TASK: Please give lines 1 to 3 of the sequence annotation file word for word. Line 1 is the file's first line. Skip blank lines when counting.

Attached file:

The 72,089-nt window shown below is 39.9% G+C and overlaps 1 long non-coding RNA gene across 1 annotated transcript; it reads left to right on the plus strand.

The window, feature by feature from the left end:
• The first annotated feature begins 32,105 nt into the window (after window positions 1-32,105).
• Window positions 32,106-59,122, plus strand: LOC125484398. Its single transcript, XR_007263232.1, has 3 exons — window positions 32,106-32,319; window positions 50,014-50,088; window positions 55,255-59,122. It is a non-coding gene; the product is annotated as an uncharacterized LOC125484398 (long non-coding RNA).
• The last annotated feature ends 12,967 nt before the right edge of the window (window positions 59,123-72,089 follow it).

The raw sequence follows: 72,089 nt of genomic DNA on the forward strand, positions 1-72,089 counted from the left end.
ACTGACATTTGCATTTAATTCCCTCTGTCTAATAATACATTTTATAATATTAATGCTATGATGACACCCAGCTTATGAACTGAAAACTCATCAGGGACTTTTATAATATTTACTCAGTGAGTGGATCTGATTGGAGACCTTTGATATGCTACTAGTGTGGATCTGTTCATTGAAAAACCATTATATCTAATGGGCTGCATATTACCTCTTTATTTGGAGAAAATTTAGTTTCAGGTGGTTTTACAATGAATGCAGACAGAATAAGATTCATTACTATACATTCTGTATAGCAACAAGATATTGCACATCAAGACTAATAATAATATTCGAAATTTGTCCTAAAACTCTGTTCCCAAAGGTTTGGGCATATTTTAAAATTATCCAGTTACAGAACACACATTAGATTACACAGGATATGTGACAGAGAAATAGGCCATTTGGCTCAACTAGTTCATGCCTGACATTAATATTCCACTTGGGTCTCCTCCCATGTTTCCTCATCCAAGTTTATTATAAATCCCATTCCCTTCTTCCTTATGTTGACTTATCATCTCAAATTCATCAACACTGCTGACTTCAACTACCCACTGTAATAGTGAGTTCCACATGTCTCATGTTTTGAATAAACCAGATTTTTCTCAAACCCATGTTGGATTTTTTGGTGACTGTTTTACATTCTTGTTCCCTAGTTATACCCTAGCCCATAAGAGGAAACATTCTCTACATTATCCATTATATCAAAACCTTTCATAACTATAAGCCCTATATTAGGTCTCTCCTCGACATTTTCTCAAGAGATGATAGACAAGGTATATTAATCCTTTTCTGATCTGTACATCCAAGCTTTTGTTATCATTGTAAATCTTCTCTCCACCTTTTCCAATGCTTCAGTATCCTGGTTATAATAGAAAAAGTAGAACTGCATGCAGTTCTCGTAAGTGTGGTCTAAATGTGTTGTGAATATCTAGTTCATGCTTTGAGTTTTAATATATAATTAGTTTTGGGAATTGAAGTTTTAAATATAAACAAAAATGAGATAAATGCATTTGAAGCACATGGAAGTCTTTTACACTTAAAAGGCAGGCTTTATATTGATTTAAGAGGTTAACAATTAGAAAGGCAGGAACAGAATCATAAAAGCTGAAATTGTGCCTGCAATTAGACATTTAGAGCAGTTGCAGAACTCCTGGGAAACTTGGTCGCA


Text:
The 72,089-nt window shown below is 39.9% G+C and overlaps 1 long non-coding RNA gene across 1 annotated transcript; it reads left to right on the plus strand.

The window, feature by feature from the left end:
• The first annotated feature begins 32,105 nt into the window (after window positions 1-32,105).